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Author Topic: What MCI would you pick to convert and why?  (Read 2474 times)
Chariotdriver
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« on: July 09, 2006, 06:41:28 PM »


 I've been taking a look at MCI coaches and see that there are so many variations as far as year, engines, transmissions, width etc,.
 If you could put together the perfect coach to start with, and all the planets were in alignment, what you would you select as a perfect MCI to start with?
   Thanks
 Phil
     
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Phil Webb
Pass Christian, MS
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« Reply #1 on: July 09, 2006, 07:06:14 PM »

Phil.......I've always been a GMC person,so I don't know anything about MCIs,but their is one that caught my eye a long time ago,only because it was an unique.Its 40 feet long,unusal look to it in a way,got more power then you can shake a stick at,has a 102""wide wheel  base to it,and not to many people own them,mainly because they only made a hundred of them,its called a  MCI MC -6,you ask why would I want one,because they are so rare,and with the 12 cyclinders,they move real fast,of course you'd be real lucky to find one with the 12 cyclinders,as most of them have the 8 cyclinders.........Frank 4501-082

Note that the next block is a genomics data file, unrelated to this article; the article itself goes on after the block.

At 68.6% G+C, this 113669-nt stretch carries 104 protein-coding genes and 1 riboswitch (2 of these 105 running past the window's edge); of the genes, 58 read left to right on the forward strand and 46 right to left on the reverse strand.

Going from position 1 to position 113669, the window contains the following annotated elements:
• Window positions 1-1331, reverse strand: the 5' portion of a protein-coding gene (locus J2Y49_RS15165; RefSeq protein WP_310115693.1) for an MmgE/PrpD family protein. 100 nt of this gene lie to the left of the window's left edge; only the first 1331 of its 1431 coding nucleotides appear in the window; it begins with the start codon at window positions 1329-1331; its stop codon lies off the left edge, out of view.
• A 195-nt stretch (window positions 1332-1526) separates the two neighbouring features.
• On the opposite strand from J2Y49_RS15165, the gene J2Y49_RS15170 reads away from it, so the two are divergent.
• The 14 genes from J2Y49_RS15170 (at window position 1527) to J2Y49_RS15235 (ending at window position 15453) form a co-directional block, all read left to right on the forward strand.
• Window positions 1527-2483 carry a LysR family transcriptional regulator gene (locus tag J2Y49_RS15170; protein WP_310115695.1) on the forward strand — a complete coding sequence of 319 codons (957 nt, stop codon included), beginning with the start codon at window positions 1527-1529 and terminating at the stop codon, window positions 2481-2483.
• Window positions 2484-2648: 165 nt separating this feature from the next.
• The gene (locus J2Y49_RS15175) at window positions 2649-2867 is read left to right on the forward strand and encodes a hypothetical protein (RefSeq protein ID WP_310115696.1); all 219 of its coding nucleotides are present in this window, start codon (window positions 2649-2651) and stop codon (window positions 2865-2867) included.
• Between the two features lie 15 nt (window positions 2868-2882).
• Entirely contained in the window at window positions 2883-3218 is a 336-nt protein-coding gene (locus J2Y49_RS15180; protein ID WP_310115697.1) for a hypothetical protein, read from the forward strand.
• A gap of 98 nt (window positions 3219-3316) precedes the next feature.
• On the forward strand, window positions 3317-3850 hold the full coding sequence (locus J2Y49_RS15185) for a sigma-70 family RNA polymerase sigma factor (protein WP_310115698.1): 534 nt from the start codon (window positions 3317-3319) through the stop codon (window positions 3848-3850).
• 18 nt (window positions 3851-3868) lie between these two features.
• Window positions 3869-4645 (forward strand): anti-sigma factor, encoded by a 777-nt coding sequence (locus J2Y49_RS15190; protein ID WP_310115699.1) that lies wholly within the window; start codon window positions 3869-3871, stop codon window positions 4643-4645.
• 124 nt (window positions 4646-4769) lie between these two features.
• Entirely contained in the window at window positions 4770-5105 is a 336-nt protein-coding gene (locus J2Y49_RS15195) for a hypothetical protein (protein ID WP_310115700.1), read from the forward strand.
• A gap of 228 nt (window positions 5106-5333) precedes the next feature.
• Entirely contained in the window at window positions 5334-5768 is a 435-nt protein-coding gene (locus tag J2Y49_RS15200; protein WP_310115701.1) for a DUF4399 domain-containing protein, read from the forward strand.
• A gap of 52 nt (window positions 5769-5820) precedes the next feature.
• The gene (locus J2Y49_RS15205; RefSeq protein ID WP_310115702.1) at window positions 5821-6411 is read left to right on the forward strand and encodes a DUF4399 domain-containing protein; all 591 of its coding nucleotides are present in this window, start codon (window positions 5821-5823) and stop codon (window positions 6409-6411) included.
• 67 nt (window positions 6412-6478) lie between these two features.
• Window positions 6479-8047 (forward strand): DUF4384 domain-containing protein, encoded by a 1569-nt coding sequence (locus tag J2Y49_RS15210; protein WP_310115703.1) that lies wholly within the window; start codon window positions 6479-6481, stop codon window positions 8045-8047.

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Hartley
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« Reply #2 on: July 09, 2006, 07:06:53 PM »

Hard to answer that really.

One that you like and can afford is usually the predominant answer....

I would like a new(er) one, but my budget only buys 20+ year old project buses.

 Cry
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belfert
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« Reply #3 on: July 09, 2006, 07:26:07 PM »

You didn't set a $ limit, so the perfect coach would be a brand new E4500 designed as a shell.

More realistically, a 102A3 or 102C3 would be a good choice if you can find one with a Cat or Cummins L10.  I just don't like the 6/8V92 engines.  I think MAK bus sales has one with a Cat engine for sale right now.  If you really want to spend some money, A 102DL3 with Series 60 and B500 tranny would be a great combo.

Brian Elfert